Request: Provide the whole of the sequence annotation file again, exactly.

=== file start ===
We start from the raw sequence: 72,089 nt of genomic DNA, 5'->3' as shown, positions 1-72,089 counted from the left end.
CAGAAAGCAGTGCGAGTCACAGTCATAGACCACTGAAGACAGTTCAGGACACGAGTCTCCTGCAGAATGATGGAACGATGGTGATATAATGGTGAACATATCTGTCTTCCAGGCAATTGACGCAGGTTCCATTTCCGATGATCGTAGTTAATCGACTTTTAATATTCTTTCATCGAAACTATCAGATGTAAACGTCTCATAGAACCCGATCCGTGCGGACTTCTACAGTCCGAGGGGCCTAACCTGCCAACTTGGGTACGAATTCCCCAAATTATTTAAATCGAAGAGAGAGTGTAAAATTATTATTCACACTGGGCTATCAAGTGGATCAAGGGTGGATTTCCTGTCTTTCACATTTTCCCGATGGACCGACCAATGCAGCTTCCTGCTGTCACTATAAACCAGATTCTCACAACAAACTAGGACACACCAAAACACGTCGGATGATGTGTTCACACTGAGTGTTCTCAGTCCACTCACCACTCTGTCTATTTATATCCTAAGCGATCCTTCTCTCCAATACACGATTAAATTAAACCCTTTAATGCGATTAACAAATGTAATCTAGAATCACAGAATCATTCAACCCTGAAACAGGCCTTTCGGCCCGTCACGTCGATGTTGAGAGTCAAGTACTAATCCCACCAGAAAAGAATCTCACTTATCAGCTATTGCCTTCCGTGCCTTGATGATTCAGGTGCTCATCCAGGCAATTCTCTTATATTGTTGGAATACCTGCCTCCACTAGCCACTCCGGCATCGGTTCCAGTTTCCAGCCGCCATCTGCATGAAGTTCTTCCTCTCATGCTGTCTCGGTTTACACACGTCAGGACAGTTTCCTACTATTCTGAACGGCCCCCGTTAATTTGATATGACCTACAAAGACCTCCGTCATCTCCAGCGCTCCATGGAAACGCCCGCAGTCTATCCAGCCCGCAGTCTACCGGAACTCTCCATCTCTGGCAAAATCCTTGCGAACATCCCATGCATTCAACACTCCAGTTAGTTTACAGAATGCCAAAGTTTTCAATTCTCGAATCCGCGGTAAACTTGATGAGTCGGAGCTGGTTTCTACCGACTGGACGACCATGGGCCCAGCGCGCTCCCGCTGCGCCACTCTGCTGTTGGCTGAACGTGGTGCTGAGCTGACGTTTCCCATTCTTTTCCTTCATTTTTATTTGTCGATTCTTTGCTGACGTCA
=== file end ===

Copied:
We start from the raw sequence: 72,089 nt of genomic DNA, 5'->3' as shown, positions 1-72,089 counted from the left end.
CAGAAAGCAGTGCGAGTCACAGTCATAGACCACTGAAGACAGTTCAGGACACGAGTCTCCTGCAGAATGATGGAACGATGGTGATATAATGGTGAACATATCTGTCTTCCAGGCAATTGACGCAGGTTCCATTTCCGATGATCGTAGTTAATCGACTTTTAATATTCTTTCATCGAAACTATCAGATGTAAACGTCTCATAGAACCCGATCCGTGCGGACTTCTACAGTCCGAGGGGCCTAACCTGCCAACTTGGGTACGAATTCCCCAAATTATTTAAATCGAAGAGAGAGTGTAAAATTATTATTCACACTGGGCTATCAAGTGGATCAAGGGTGGATTTCCTGTCTTTCACATTTTCCCGATGGACCGACCAATGCAGCTTCCTGCTGTCACTATAAACCAGATTCTCACAACAAACTAGGACACACCAAAACACGTCGGATGATGTGTTCACACTGAGTGTTCTCAGTCCACTCACCACTCTGTCTATTTATATCCTAAGCGATCCTTCTCTCCAATACACGATTAAATTAAACCCTTTAATGCGATTAACAAATGTAATCTAGAATCACAGAATCATTCAACCCTGAAACAGGCCTTTCGGCCCGTCACGTCGATGTTGAGAGTCAAGTACTAATCCCACCAGAAAAGAATCTCACTTATCAGCTATTGCCTTCCGTGCCTTGATGATTCAGGTGCTCATCCAGGCAATTCTCTTATATTGTTGGAATACCTGCCTCCACTAGCCACTCCGGCATCGGTTCCAGTTTCCAGCCGCCATCTGCATGAAGTTCTTCCTCTCATGCTGTCTCGGTTTACACACGTCAGGACAGTTTCCTACTATTCTGAACGGCCCCCGTTAATTTGATATGACCTACAAAGACCTCCGTCATCTCCAGCGCTCCATGGAAACGCCCGCAGTCTATCCAGCCCGCAGTCTACCGGAACTCTCCATCTCTGGCAAAATCCTTGCGAACATCCCATGCATTCAACACTCCAGTTAGTTTACAGAATGCCAAAGTTTTCAATTCTCGAATCCGCGGTAAACTTGATGAGTCGGAGCTGGTTTCTACCGACTGGACGACCATGGGCCCAGCGCGCTCCCGCTGCGCCACTCTGCTGTTGGCTGAACGTGGTGCTGAGCTGACGTTTCCCATTCTTTTCCTTCATTTTTATTTGTCGATTCTTTGCTGACGTCA